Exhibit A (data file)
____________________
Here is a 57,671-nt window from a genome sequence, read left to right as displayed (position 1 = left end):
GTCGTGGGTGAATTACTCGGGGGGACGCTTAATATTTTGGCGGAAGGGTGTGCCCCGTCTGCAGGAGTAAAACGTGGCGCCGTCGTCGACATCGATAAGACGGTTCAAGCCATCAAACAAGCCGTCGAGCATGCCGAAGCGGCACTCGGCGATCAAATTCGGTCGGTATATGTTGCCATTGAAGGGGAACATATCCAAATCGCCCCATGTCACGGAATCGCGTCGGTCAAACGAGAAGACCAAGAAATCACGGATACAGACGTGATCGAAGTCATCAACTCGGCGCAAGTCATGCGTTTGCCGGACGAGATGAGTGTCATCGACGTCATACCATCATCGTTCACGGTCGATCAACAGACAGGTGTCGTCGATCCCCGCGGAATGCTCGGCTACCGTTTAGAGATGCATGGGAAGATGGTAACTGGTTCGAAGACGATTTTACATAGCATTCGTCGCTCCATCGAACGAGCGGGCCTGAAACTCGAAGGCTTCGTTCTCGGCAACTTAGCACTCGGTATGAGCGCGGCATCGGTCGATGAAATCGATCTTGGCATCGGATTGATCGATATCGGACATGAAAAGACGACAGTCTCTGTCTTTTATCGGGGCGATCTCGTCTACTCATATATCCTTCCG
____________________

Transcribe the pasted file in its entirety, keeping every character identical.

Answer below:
Here is a 57,671-nt window from a genome sequence, read left to right as displayed (position 1 = left end):
GTCGTGGGTGAATTACTCGGGGGGACGCTTAATATTTTGGCGGAAGGGTGTGCCCCGTCTGCAGGAGTAAAACGTGGCGCCGTCGTCGACATCGATAAGACGGTTCAAGCCATCAAACAAGCCGTCGAGCATGCCGAAGCGGCACTCGGCGATCAAATTCGGTCGGTATATGTTGCCATTGAAGGGGAACATATCCAAATCGCCCCATGTCACGGAATCGCGTCGGTCAAACGAGAAGACCAAGAAATCACGGATACAGACGTGATCGAAGTCATCAACTCGGCGCAAGTCATGCGTTTGCCGGACGAGATGAGTGTCATCGACGTCATACCATCATCGTTCACGGTCGATCAACAGACAGGTGTCGTCGATCCCCGCGGAATGCTCGGCTACCGTTTAGAGATGCATGGGAAGATGGTAACTGGTTCGAAGACGATTTTACATAGCATTCGTCGCTCCATCGAACGAGCGGGCCTGAAACTCGAAGGCTTCGTTCTCGGCAACTTAGCACTCGGTATGAGCGCGGCATCGGTCGATGAAATCGATCTTGGCATCGGATTGATCGATATCGGACATGAAAAGACGACAGTCTCTGTCTTTTATCGGGGCGATCTCGTCTACTCATATATCCTTCCG